Thanks to some very timely rains...
Deer hunting goes on at Chaparral after fire
From ‘moonscape’ to ‘sea of grass’
After a wildfire in March consumed 95 percent of the Chaparral Wildlife Management Area southwest of San Antonio, there was concern hunting might have to be curtailed to allow whitetails to rebound.
Nature, however, came to the rescue, said David Synatzske, the Chaparral’s manager.
“The deer are probably in better condition than they were last year,” he said. “Anyone who has been on the place is amazed by how fast the country came back. After the fire, there were places that looked like a moonscape. Now it’s a sea of grass everywhere you look.”
A study done by Synatzske and the Caesar Kleberg Wildlife Research Institute at Texas A&M University-Kingsville found no evidence of a die-off of whitetails after the fire. In fact, circumstances conspired to not only allow them to maintain their health but, in most cases, to thrive.
For all its destructiveness, the wildfire made one food source readily available to whitetails: prickly pear cactus. The fire burned off the plant’s spines. “We found in the study that the deer were able to sustain their body condition by consuming the prickly pear,” Synatzske said. “Basically, it’s all they had. It’s not a good protein source. It’s high in carbohydrates, a high-energy food, which is exactly what they needed after the fire.”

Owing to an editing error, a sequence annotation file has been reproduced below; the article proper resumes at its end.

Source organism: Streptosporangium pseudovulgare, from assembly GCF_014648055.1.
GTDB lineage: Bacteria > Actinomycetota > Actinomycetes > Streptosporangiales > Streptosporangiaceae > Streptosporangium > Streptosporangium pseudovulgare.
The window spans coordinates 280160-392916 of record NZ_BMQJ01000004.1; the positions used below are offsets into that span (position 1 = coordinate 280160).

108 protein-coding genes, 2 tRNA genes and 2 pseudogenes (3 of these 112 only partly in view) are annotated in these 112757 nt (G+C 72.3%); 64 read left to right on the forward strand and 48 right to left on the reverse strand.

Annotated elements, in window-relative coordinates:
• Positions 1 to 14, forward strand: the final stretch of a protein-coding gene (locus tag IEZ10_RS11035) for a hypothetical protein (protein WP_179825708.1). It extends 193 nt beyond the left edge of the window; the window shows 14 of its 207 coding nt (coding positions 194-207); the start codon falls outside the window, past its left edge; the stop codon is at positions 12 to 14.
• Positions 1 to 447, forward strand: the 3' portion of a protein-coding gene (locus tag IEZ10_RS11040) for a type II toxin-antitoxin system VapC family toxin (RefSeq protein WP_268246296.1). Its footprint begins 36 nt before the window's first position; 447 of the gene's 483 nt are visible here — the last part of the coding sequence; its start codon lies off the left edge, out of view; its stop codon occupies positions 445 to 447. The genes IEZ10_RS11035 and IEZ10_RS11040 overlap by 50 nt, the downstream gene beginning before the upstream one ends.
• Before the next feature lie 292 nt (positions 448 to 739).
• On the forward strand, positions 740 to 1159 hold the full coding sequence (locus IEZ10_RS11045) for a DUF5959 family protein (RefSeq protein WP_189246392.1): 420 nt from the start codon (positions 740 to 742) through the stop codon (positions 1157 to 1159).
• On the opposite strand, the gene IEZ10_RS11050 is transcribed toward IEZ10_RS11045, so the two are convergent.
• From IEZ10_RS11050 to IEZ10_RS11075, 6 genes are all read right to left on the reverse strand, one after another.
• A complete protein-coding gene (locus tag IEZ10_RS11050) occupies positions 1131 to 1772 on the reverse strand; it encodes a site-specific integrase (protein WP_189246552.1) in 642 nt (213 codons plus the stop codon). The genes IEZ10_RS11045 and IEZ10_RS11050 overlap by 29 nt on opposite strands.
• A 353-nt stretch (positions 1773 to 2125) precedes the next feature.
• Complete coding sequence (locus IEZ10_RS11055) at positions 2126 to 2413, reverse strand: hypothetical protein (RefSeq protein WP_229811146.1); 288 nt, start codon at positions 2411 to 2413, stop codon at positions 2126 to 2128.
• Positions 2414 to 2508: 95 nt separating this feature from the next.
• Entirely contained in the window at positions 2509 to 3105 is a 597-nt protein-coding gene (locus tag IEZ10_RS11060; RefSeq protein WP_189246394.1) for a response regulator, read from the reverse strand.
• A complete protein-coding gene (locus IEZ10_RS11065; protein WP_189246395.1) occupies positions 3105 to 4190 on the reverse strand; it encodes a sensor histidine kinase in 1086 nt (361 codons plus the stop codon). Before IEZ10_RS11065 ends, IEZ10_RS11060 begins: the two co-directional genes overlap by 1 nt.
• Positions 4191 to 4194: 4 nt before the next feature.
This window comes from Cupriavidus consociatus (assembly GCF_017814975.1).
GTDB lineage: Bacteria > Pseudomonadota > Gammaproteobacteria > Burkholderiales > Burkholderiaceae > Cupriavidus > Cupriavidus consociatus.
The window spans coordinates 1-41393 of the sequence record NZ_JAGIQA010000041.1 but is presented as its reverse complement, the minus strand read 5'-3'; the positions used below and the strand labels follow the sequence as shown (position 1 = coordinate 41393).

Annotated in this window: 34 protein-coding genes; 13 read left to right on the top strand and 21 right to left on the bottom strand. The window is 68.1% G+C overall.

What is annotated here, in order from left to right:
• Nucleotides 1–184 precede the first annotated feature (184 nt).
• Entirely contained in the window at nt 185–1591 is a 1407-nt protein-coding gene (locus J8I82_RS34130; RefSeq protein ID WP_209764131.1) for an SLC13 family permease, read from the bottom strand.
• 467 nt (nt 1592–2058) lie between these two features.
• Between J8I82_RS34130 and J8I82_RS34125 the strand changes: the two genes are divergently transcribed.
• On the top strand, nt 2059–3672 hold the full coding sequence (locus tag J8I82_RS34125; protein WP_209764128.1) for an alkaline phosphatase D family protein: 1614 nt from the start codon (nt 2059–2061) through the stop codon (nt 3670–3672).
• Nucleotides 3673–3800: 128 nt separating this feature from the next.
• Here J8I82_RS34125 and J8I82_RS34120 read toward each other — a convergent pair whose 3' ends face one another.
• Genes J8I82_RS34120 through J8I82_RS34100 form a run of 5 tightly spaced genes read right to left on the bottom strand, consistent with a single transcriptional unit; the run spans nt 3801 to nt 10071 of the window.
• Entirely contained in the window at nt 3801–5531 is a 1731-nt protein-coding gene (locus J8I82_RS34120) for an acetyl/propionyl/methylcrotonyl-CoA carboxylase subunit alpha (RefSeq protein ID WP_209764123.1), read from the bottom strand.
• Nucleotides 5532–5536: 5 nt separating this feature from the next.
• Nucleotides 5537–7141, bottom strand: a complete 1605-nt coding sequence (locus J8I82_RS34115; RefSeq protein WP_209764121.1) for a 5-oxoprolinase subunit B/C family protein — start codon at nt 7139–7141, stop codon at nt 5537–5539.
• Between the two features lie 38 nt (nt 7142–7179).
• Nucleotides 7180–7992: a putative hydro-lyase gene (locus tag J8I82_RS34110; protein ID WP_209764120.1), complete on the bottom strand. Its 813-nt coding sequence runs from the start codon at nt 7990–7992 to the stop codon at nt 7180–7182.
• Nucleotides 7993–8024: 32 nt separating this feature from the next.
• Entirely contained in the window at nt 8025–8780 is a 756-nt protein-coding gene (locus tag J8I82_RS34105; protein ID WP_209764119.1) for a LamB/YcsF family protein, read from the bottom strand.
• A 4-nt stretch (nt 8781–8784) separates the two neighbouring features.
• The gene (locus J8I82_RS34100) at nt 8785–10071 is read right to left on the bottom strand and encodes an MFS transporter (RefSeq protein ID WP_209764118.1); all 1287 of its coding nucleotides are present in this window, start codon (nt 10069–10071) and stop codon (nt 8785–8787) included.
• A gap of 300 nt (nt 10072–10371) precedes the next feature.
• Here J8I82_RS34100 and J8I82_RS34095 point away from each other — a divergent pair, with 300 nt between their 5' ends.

Thanks to a fortuitous spring rain, grass and forbs soon returned and filled out the deer’s diet, said David Hewitt, who holds the Stuart W. Stedman Chair for White-tailed Deer Research at Kleberg. “The grass began sprouting, and it was high-quality stuff, as far as nutrition,” said Hewitt, who supervised the Chaparral study. “They hit it hard for two weeks to a month and then the forbs came back and the cactus dropped out of their diet. Then some of the plants that had been top-killed grew back.”
Hewitt said students conducting the study saw no deer in poor physical condition. Does harvested for the study demonstrated no signs of abnormal pregnancies. In times of severe physical stress, for example, a doe can absorb a fetus.
Helicopter surveys at Chaparral in late summer showed a 40-percent ratio of fawns to does. While that number was below the previous year, it was still outstanding, Synatzske said. “That’s actually more like 60 per cent in a regular year,” he said. “Last year was one of the best years we’ve had, and there are a lot of young does that really can’t be expected to contribute to the population this year.” Synatzske said antler development is better than last year.
Despite the unexpected turn around, it was still a close call. If it hadn’t rained when it did, the story at Chaparral might have been far different, Synatzske said. “We’d be harvesting a lot of deer right now trying to enable the habitat to sustain what’s there,” he said. “Because of the rain, we’ll have better habitat next year and the next. We’ll be able to carry more deer than before. The timing of the rain was perfect. We couldn’t have planned it any better.”